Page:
That said, I got my first job here in Perth by getting the email addresses off web design firms’ sites and emailing them my CV. BUT, after that, I rang ’em to “see if they got it”. It worked, and I got the General Manager job of a bigger player here when there wasn’t even an advertised position.

    I don’t know that I’d recommend it for everybody though.

    #1004479
    ray_223
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    Jexley, post: 3501 wrote:
    I personally believe all unsolicited email is unwanted, and therefore label it “spam” but I’m not sure how the laws apply.

    I think that is going a little to far.

    If you send a directed email to one person (or business) for a specific purpose I’d be very surprised if they would complain. My understanding is that if the business advertises it’s email email, you are welcome to email them. Why would they provide their email address otherwise?

    This isn’t the same as collecting 10,000 public email addresses and sending a “Buy my new shiny product” email.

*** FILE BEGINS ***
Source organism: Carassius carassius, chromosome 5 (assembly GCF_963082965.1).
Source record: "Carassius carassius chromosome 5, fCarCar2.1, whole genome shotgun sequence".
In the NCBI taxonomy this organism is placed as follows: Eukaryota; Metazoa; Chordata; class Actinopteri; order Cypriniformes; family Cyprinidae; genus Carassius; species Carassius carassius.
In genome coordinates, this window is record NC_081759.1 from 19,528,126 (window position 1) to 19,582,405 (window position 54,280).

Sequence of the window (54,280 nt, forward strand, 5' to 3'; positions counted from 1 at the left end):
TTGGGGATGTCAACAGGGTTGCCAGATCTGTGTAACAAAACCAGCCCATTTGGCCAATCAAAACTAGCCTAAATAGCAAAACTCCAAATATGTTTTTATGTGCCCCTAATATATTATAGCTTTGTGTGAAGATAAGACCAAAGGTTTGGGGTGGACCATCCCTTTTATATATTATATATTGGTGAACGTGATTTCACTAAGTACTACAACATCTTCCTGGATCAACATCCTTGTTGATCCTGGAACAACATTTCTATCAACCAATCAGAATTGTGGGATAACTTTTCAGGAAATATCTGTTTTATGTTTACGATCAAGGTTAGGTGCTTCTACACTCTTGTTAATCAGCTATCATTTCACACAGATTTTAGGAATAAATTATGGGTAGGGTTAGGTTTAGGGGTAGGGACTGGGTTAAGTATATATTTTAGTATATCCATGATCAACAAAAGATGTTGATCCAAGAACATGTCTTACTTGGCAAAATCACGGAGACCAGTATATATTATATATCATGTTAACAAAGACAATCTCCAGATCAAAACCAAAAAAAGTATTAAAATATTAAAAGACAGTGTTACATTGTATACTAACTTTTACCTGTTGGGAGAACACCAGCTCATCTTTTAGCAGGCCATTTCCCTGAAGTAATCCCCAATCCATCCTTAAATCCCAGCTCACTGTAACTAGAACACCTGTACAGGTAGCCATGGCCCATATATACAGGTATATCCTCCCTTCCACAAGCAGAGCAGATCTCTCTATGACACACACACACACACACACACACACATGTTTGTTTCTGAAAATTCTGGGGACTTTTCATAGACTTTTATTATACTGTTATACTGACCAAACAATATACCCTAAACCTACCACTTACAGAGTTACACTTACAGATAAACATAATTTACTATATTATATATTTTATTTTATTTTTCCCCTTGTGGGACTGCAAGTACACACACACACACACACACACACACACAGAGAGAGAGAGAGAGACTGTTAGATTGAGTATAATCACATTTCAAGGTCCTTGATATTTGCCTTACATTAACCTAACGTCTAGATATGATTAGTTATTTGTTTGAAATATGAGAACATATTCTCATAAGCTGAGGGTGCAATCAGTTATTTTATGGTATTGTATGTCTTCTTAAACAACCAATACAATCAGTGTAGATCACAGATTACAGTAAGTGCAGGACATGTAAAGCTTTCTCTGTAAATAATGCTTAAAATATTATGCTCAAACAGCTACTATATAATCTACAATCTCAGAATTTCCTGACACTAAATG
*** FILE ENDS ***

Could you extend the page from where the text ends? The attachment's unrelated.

#1004480
    MissieK
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    I don’t mind a one off email, however I hate it when people add me to their email list without my permission.

    I have bought as a result of unsolicited email, however it has been an ongoing relationship rather than just a one off email, including phone calls, networking, etc.

    Melissa

    #1004481
    No mans land
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    MissieK, post: 3505 wrote:
    I don’t mind a one off email, however I hate it when people add me to their email list without my permission.

    I have bought as a result of unsolicited email, however it has been an ongoing relationship rather than just a one off email, including phone calls, networking, etc.